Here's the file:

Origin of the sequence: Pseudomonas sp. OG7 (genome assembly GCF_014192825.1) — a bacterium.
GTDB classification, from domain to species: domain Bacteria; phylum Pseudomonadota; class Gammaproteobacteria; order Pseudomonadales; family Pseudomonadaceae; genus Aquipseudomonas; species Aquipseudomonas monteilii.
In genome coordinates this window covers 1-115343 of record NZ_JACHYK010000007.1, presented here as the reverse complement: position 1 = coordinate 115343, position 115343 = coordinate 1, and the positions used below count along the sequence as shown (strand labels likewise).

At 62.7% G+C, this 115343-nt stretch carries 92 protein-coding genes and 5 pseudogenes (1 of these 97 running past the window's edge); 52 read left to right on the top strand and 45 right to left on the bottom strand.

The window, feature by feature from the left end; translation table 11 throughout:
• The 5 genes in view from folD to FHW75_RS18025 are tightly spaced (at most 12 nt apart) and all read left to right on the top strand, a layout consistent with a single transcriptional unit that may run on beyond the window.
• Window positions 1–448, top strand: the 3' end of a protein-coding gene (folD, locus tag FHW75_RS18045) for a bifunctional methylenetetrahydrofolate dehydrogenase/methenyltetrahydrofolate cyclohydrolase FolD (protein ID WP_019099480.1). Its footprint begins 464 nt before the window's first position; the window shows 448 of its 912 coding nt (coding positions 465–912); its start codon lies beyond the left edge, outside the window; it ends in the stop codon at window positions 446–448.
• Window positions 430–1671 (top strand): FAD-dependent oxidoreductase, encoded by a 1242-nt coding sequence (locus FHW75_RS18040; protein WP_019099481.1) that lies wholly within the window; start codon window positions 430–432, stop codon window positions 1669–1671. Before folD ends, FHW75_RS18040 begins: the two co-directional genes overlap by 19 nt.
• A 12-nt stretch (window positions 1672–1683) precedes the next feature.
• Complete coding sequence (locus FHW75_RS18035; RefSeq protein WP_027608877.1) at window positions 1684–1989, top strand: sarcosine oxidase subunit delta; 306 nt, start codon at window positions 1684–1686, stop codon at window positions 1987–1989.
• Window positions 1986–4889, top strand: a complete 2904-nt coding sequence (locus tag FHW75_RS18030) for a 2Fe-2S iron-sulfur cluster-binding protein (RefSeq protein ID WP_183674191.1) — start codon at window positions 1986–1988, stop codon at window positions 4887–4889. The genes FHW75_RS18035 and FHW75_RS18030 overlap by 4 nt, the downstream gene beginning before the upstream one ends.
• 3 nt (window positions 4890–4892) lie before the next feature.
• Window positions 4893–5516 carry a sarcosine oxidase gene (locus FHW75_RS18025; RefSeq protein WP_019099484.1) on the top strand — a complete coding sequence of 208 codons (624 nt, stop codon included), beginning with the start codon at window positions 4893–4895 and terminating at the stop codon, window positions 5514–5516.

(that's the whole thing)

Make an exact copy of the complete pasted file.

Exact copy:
Origin of the sequence: Pseudomonas sp. OG7 (genome assembly GCF_014192825.1) — a bacterium.
GTDB classification, from domain to species: domain Bacteria; phylum Pseudomonadota; class Gammaproteobacteria; order Pseudomonadales; family Pseudomonadaceae; genus Aquipseudomonas; species Aquipseudomonas monteilii.
In genome coordinates this window covers 1-115343 of record NZ_JACHYK010000007.1, presented here as the reverse complement: position 1 = coordinate 115343, position 115343 = coordinate 1, and the positions used below count along the sequence as shown (strand labels likewise).

At 62.7% G+C, this 115343-nt stretch carries 92 protein-coding genes and 5 pseudogenes (1 of these 97 running past the window's edge); 52 read left to right on the top strand and 45 right to left on the bottom strand.

The window, feature by feature from the left end; translation table 11 throughout:
• The 5 genes in view from folD to FHW75_RS18025 are tightly spaced (at most 12 nt apart) and all read left to right on the top strand, a layout consistent with a single transcriptional unit that may run on beyond the window.
• Window positions 1–448, top strand: the 3' end of a protein-coding gene (folD, locus tag FHW75_RS18045) for a bifunctional methylenetetrahydrofolate dehydrogenase/methenyltetrahydrofolate cyclohydrolase FolD (protein ID WP_019099480.1). Its footprint begins 464 nt before the window's first position; the window shows 448 of its 912 coding nt (coding positions 465–912); its start codon lies beyond the left edge, outside the window; it ends in the stop codon at window positions 446–448.
• Window positions 430–1671 (top strand): FAD-dependent oxidoreductase, encoded by a 1242-nt coding sequence (locus FHW75_RS18040; protein WP_019099481.1) that lies wholly within the window; start codon window positions 430–432, stop codon window positions 1669–1671. Before folD ends, FHW75_RS18040 begins: the two co-directional genes overlap by 19 nt.
• A 12-nt stretch (window positions 1672–1683) precedes the next feature.
• Complete coding sequence (locus FHW75_RS18035; RefSeq protein WP_027608877.1) at window positions 1684–1989, top strand: sarcosine oxidase subunit delta; 306 nt, start codon at window positions 1684–1686, stop codon at window positions 1987–1989.
• Window positions 1986–4889, top strand: a complete 2904-nt coding sequence (locus tag FHW75_RS18030) for a 2Fe-2S iron-sulfur cluster-binding protein (RefSeq protein ID WP_183674191.1) — start codon at window positions 1986–1988, stop codon at window positions 4887–4889. The genes FHW75_RS18035 and FHW75_RS18030 overlap by 4 nt, the downstream gene beginning before the upstream one ends.
• 3 nt (window positions 4890–4892) lie before the next feature.
• Window positions 4893–5516 carry a sarcosine oxidase gene (locus FHW75_RS18025; RefSeq protein WP_019099484.1) on the top strand — a complete coding sequence of 208 codons (624 nt, stop codon included), beginning with the start codon at window positions 4893–4895 and terminating at the stop codon, window positions 5514–5516.